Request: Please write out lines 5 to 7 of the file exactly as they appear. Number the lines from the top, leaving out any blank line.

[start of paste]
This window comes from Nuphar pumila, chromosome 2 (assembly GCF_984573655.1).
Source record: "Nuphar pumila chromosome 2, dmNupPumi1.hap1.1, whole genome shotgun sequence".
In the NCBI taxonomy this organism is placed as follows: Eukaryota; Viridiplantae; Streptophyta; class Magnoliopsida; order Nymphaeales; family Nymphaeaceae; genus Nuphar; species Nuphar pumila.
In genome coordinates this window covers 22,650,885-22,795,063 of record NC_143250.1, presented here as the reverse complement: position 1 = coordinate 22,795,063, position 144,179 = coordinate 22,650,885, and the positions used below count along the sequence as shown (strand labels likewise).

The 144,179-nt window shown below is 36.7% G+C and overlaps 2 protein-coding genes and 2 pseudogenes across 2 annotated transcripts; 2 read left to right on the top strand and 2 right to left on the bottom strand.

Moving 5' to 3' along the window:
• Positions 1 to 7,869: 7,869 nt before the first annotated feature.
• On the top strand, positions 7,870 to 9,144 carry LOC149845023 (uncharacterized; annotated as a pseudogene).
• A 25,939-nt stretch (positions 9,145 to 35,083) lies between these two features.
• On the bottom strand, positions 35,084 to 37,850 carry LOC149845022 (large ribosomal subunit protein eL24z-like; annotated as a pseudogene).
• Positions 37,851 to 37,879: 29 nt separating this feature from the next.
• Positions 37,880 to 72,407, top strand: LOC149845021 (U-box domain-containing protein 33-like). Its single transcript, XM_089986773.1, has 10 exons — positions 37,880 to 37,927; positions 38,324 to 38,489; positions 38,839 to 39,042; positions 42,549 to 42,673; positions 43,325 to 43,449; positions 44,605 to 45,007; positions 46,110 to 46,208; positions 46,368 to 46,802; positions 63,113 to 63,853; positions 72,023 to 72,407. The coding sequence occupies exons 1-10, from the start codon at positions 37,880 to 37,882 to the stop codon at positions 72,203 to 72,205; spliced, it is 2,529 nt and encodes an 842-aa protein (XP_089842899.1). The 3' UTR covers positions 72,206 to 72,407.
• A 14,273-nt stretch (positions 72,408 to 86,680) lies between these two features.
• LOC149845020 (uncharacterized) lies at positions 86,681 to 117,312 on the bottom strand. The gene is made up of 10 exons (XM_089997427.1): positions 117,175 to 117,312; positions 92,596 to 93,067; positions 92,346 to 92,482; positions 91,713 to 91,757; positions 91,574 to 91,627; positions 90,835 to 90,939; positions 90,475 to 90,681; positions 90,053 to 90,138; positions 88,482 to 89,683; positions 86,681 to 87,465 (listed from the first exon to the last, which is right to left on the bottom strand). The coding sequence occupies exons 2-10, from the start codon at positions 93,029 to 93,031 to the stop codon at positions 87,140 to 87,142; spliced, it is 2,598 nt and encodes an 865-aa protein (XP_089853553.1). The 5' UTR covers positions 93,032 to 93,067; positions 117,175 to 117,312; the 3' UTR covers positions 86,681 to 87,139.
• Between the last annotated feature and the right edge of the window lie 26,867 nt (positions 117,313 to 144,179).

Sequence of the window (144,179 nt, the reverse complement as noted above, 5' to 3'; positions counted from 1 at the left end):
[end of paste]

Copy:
The 144,179-nt window shown below is 36.7% G+C and overlaps 2 protein-coding genes and 2 pseudogenes across 2 annotated transcripts; 2 read left to right on the top strand and 2 right to left on the bottom strand.

Moving 5' to 3' along the window:
• Positions 1 to 7,869: 7,869 nt before the first annotated feature.